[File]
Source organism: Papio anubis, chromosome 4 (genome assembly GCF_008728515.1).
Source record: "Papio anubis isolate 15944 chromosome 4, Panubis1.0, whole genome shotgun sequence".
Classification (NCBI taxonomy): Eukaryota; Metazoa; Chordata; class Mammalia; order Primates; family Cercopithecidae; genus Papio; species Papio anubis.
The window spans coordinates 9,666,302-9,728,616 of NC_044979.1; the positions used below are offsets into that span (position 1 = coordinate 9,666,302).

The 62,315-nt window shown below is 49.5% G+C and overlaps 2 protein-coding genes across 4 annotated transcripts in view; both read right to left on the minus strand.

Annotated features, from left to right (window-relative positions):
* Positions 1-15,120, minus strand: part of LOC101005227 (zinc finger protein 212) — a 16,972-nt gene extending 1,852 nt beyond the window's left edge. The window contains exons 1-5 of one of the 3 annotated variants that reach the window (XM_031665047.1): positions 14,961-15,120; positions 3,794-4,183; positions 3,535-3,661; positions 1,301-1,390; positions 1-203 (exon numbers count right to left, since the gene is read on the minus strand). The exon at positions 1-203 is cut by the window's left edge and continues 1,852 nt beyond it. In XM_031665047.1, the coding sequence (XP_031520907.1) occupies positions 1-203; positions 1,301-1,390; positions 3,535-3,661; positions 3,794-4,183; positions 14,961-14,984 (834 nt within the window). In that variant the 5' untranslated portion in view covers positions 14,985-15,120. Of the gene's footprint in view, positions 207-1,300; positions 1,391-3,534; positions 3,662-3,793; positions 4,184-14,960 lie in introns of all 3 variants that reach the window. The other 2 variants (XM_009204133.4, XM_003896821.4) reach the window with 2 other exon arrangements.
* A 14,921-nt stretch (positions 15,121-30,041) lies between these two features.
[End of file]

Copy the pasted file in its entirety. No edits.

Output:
Source organism: Papio anubis, chromosome 4 (genome assembly GCF_008728515.1).
Source record: "Papio anubis isolate 15944 chromosome 4, Panubis1.0, whole genome shotgun sequence".
Classification (NCBI taxonomy): Eukaryota; Metazoa; Chordata; class Mammalia; order Primates; family Cercopithecidae; genus Papio; species Papio anubis.
The window spans coordinates 9,666,302-9,728,616 of NC_044979.1; the positions used below are offsets into that span (position 1 = coordinate 9,666,302).

The 62,315-nt window shown below is 49.5% G+C and overlaps 2 protein-coding genes across 4 annotated transcripts in view; both read right to left on the minus strand.

Annotated features, from left to right (window-relative positions):
* Positions 1-15,120, minus strand: part of LOC101005227 (zinc finger protein 212) — a 16,972-nt gene extending 1,852 nt beyond the window's left edge. The window contains exons 1-5 of one of the 3 annotated variants that reach the window (XM_031665047.1): positions 14,961-15,120; positions 3,794-4,183; positions 3,535-3,661; positions 1,301-1,390; positions 1-203 (exon numbers count right to left, since the gene is read on the minus strand). The exon at positions 1-203 is cut by the window's left edge and continues 1,852 nt beyond it. In XM_031665047.1, the coding sequence (XP_031520907.1) occupies positions 1-203; positions 1,301-1,390; positions 3,535-3,661; positions 3,794-4,183; positions 14,961-14,984 (834 nt within the window). In that variant the 5' untranslated portion in view covers positions 14,985-15,120. Of the gene's footprint in view, positions 207-1,300; positions 1,391-3,534; positions 3,662-3,793; positions 4,184-14,960 lie in introns of all 3 variants that reach the window. The other 2 variants (XM_009204133.4, XM_003896821.4) reach the window with 2 other exon arrangements.
* A 14,921-nt stretch (positions 15,121-30,041) lies between these two features.